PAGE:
In a major shift in tone from last week, White House Sec. Josh Earnest told reporters Monday that unaccompanied illegal immigrant minors who face a credible threat of death in their home countries will “likely” be “granted humanitarian relief.”
“These children will — and other immigrants who are attempting to enter the country without documentation — will go through the immigration process,” Earnest said.
“And that means their claims of asylum will be heard by an immigration judge and by asylum officials and what that means is, it means that if an immigration judge determines that they face a credible threat of death upon their return to their home country then — again I’m not an immigration judge — but it is likely that the immigration judge will find that that person should be granted humanitarian relief,” he explained.
Last week Earnest said that “most” of the illegal immigrant children would be removed.
“It’s unlikely that most of the kids who go through this process will qualify for humanitarian relief, which is to say that most of them will not be found through that court process to have a legal basis to remain in this country,” he said.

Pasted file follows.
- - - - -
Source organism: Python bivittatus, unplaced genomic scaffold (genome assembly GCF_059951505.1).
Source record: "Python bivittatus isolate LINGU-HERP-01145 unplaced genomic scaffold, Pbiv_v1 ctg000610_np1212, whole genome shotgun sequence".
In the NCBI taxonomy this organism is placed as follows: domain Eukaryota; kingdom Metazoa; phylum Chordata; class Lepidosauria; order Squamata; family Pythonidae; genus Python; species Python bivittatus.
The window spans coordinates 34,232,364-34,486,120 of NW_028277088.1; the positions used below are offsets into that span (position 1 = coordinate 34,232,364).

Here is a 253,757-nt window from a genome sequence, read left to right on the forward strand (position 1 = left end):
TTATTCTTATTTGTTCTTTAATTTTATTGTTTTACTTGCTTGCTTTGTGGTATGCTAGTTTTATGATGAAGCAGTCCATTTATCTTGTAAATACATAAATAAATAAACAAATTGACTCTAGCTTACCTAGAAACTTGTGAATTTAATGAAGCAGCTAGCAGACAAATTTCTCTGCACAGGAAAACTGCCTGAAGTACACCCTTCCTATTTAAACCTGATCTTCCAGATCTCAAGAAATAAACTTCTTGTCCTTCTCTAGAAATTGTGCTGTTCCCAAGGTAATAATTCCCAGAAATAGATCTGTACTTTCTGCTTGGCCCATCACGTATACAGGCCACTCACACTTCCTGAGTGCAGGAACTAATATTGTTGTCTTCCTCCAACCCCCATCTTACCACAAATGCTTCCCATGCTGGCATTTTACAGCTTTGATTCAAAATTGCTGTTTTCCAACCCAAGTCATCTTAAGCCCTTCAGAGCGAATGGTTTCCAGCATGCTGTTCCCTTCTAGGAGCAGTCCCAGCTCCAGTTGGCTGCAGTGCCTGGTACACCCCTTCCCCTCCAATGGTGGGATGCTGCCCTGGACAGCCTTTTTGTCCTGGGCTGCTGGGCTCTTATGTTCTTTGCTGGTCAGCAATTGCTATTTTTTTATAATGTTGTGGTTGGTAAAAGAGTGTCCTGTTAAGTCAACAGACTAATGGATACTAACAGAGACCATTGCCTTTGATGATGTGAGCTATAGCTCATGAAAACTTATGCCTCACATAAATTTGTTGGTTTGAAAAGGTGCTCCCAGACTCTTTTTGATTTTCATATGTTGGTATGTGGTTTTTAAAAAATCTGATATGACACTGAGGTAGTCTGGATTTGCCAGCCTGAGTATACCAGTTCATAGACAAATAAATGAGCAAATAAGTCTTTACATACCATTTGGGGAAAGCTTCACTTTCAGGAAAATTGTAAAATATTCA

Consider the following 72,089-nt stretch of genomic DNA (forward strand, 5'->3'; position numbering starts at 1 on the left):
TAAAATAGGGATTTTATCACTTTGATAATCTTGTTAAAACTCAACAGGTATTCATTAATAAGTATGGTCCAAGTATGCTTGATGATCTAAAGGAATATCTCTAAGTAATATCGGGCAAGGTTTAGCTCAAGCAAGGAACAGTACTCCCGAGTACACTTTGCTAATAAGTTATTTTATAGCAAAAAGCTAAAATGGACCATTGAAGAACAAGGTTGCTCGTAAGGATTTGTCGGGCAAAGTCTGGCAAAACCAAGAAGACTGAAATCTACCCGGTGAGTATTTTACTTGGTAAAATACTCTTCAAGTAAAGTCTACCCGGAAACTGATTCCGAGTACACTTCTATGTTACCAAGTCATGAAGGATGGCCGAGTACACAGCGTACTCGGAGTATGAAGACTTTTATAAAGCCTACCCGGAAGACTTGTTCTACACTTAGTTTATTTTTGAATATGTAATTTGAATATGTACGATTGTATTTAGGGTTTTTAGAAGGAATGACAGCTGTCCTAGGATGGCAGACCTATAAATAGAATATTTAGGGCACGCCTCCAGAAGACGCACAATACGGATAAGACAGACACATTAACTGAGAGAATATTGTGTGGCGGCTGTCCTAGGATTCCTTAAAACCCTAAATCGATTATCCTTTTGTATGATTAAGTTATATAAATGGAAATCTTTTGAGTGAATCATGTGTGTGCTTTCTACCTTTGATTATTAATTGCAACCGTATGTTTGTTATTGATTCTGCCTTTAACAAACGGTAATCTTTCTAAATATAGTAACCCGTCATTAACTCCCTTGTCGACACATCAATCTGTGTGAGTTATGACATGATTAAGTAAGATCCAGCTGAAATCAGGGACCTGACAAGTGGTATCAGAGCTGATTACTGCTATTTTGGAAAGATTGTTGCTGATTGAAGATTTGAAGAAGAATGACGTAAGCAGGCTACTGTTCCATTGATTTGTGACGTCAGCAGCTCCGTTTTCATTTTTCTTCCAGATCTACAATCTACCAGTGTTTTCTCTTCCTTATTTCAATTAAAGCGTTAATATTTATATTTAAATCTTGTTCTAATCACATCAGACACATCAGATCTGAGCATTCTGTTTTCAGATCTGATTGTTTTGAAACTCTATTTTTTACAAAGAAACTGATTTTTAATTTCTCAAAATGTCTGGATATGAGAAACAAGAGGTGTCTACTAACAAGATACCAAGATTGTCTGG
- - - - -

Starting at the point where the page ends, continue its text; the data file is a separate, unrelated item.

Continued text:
Monday, Earnest was responding to calls from the left, from Democrats such as Maryland Gov. Martin O’Malley, that the unaccompanied minors streaming across the border should not be sent back to their home countries, which are said to be dangerous.
“We have said from the beginning that we are going to respect the basic due process to which these individuals are entitled,” Earnest said. “That continues to be true and that is, again part and parcel of the law that we’re enforcing.”
Since October more then 57,000 unaccompanied minors have been detained illegally crossing the southern border into the U.S.
Earnest and the White House have said that sending the children back to their home countries will serve as a deterrent for parents considering sending their children illegally to the U.S. alone.